Class I devices present little or no threat to public health and are, therefore, subject to only the general safety controls. Class II medical devices pose more of a threat to public health and thus are subject to more stringent controls. Accordingly, a device is categorized as class II "if general controls alone are insufficient to provide reasonable assurance of its safety and effectiveness and there is sufficient information to establish special controls." 21 C.F.R. § 860.3(c) (2). Finally, class III devices are subject to the most extensive controls because they present a potential unreasonable risk of illness or injury. Accordingly, class III devices can not be sold to the general public without first receiving pre-market approval from the FDA.

 The prosthetic knee system at issue in this case has been designated as a "class II" device. 21 C.F.R. § 888.3560. Therefore, it is one that "is or eventually will be subject to special controls." 21 C.F.R. § 860.3(c) (2). Special controls that the FDA may promulgate include, but are not limited to, minimum performance standards and postmarket surveillance. 21 C.F.R. § 860.3(c) (2).

 The prosthetic knee device at issue has also been designated by the FDA as a "critical device." Advisory List of Critical Devices, 52 Fed. Reg. 8854 (1988). Critical devices are those that are "intended for surgical implant into the body or to support or sustain life and whose failure to perform when properly used in accordance with instructions for use provided in the labeling can be reasonably expected to result in a significant injury to the user." 21 C.F.R. § 820.3(f). "Critical devices are subject to additional regulations governing the control of device components, production controls, processing controls, device labeling, distribution, and recordkeeping." 21 C.F.R. § 820. These regulations apply generally to all critical devices.

 As an initial matter, the court rejects plaintiffs' argument that the MDA does not preempt state law tort claims that challenge the safety and effectiveness of class II medical devices because, according to plaintiffs, class II devices are, by definition, insufficiently regulated to trigger preemption. The court disagrees with this general proposition because nothing in the MDA suggests that Congress intended to exclude class II devices from the MDA's preemption provisions. Indeed, the MDA makes no distinctions as to its preemptive effect based on device classification.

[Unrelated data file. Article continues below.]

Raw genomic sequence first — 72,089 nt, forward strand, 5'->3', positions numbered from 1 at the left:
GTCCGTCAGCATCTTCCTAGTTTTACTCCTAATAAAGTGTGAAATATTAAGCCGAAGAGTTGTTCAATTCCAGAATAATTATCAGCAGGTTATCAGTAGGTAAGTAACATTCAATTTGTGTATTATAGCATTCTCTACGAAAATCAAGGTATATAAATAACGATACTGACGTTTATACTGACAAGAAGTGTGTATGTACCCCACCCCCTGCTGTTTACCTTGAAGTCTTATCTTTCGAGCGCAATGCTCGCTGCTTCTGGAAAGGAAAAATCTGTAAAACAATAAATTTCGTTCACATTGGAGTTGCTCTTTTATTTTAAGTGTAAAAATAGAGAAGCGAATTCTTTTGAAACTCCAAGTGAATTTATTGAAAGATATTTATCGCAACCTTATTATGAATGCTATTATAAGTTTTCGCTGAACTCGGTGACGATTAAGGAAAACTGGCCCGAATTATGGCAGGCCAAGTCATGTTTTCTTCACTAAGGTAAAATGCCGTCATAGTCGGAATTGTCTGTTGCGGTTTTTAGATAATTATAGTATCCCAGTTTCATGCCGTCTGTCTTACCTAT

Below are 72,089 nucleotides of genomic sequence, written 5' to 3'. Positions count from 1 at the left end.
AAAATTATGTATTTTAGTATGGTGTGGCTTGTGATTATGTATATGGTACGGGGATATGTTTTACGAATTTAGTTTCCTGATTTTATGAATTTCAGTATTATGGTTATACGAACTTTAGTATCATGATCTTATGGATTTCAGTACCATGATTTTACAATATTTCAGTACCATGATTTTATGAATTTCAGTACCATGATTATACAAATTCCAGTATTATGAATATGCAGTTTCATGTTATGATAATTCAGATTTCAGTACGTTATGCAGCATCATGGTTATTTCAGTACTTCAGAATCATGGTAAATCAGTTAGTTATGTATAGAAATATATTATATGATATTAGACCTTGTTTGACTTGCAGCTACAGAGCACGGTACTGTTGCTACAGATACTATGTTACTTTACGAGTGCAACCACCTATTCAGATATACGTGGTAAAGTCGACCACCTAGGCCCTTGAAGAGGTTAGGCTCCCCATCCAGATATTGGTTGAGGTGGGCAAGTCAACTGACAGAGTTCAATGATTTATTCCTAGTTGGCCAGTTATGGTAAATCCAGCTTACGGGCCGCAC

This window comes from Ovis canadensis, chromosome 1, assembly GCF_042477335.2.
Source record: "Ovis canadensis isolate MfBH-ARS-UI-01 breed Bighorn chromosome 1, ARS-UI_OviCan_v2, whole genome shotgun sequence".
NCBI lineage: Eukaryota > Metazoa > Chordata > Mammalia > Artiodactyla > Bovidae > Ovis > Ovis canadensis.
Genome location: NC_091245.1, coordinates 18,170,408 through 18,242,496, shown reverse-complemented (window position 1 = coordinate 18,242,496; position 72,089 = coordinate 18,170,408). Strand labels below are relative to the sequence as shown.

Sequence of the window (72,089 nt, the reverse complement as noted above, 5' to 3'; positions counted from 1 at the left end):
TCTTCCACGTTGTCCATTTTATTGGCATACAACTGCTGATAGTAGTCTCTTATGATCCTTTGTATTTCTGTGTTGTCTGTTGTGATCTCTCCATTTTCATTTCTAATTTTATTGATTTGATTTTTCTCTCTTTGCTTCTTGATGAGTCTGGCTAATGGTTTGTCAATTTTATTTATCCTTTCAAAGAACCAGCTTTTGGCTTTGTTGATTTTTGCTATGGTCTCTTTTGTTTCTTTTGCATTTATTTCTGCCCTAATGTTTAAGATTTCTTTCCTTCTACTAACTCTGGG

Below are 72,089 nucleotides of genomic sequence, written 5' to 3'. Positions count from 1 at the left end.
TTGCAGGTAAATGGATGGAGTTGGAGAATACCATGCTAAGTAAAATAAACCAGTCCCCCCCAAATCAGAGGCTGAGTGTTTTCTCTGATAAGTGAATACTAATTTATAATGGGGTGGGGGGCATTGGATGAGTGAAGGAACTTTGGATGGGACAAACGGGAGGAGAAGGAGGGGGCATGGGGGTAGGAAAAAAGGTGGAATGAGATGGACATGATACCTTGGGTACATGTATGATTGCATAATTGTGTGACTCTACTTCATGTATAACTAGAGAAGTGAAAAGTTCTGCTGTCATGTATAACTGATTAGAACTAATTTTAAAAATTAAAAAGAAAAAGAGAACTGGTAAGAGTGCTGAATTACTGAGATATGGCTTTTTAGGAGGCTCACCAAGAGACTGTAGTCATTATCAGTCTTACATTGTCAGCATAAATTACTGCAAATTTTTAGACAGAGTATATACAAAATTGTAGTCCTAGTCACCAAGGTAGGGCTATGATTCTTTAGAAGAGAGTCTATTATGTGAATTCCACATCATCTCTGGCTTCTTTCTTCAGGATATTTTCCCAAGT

Notwithstanding that the MDA makes no distinctions as to its preemptive effect based on device classification, device classification is relevant to the court's analysis. For that reason, defendants' undiscerning reliance on case law involving class III devices is misplaced. As mentioned earlier, each class III device is extensively regulated in that each class III device is subject to pre-marketing evaluation and approval. It is not surprising then that some courts have found that many state law causes of action based on the safety and effectiveness of specifically regulated class III devices are preempted by the MDA. This case law, however, is inapposite to the class II prosthetic knee device in this case, which was not subject to such regulation.

 Nor is the court persuaded by defendants' argument, again relying on case law involving class III devices, that although the FDA has not enacted specific regulations applicable to this prosthetic knee system, its class II designation is alone sufficient to trigger the preemption provision. On the contrary, as mentioned earlier, the implementing regulations are clear in that the MDA preempts state law only when "the [FDA] has established specific counterpart regulations or [when] there are other specific requirements applicable to a particular device under the act." 21 C.F.R. § 808.1(d). Defendants' argument is, therefore, unsupportable as it is expressly contrary to the FDA's plainly stated regulations.